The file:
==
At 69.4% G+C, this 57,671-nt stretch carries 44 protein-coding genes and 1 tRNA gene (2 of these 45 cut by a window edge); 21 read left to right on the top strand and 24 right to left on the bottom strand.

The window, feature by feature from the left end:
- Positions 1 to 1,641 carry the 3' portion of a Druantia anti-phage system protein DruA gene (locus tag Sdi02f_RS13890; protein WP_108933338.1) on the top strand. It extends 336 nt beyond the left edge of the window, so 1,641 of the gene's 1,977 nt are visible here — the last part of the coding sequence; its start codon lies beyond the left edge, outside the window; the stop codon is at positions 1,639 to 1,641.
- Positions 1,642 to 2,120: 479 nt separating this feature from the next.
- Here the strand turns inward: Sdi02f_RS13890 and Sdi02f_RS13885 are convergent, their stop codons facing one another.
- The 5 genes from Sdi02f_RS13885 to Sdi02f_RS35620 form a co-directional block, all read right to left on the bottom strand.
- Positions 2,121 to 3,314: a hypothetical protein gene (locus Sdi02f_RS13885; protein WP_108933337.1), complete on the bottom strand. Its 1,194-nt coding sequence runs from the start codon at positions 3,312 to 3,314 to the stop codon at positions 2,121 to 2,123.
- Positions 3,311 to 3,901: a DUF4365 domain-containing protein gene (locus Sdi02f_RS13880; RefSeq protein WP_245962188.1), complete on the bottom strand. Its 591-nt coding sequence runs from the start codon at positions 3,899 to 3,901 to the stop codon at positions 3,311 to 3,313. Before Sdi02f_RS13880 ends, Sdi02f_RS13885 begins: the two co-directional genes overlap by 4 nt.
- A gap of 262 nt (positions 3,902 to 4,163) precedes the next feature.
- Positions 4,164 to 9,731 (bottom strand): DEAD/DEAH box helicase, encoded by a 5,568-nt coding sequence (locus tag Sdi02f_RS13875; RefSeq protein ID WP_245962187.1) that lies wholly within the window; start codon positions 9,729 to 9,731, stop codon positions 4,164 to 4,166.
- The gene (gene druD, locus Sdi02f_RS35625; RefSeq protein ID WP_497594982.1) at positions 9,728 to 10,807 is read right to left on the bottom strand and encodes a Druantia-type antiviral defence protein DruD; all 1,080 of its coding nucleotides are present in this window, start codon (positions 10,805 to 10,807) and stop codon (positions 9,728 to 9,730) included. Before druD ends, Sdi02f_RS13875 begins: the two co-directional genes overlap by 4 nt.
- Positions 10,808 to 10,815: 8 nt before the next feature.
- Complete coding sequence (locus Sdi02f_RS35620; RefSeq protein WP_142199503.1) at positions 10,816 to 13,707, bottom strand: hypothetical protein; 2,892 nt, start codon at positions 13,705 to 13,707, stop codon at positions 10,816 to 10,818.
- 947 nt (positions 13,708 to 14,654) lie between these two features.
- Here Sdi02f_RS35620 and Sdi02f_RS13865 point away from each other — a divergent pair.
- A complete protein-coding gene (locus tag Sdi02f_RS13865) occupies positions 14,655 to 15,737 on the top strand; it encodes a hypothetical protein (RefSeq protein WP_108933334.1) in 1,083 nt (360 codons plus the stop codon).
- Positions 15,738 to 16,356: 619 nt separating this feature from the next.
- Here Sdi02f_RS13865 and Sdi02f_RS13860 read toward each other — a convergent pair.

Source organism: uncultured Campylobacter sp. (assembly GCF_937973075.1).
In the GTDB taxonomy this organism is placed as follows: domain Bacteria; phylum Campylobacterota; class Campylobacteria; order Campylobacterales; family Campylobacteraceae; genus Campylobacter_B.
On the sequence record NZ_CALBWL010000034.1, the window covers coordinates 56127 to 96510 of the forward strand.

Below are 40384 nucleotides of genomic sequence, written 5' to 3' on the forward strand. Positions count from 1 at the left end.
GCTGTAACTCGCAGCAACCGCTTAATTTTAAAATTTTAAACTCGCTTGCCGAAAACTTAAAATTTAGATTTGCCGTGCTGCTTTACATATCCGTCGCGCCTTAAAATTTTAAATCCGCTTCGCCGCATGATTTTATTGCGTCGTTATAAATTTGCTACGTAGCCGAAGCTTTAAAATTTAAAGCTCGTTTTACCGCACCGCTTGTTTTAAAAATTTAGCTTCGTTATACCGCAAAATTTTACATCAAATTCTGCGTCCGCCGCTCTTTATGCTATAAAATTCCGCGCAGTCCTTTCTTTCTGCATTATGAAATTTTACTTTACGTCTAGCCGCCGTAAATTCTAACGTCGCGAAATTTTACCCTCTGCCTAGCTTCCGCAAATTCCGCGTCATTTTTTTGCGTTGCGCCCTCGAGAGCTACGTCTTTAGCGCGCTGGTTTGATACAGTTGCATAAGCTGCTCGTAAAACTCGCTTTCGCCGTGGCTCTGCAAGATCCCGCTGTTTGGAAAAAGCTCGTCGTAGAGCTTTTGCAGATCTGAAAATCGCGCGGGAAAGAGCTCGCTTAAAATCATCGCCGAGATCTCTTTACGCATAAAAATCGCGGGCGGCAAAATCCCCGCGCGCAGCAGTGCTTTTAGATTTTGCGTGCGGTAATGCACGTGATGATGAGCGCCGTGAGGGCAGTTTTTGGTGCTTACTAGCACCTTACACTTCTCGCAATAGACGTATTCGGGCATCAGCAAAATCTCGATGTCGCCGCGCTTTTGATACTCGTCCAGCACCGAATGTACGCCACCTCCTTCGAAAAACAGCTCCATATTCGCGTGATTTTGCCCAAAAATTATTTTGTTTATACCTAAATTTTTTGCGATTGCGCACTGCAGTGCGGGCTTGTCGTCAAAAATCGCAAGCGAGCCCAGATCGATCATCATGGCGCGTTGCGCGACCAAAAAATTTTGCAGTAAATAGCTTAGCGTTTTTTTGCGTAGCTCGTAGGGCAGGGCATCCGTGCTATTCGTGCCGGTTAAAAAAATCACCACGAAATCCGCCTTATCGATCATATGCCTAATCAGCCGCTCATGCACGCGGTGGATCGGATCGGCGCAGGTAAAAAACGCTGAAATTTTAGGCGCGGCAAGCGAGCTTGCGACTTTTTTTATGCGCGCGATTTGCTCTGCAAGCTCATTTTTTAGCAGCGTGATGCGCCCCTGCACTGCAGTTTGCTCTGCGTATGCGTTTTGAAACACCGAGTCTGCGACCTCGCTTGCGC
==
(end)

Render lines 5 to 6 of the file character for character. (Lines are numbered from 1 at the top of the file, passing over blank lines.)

- Here the strand turns inward: Sdi02f_RS13890 and Sdi02f_RS13885 are convergent, their stop codons facing one another.
- The 5 genes from Sdi02f_RS13885 to Sdi02f_RS35620 form a co-directional block, all read right to left on the bottom strand.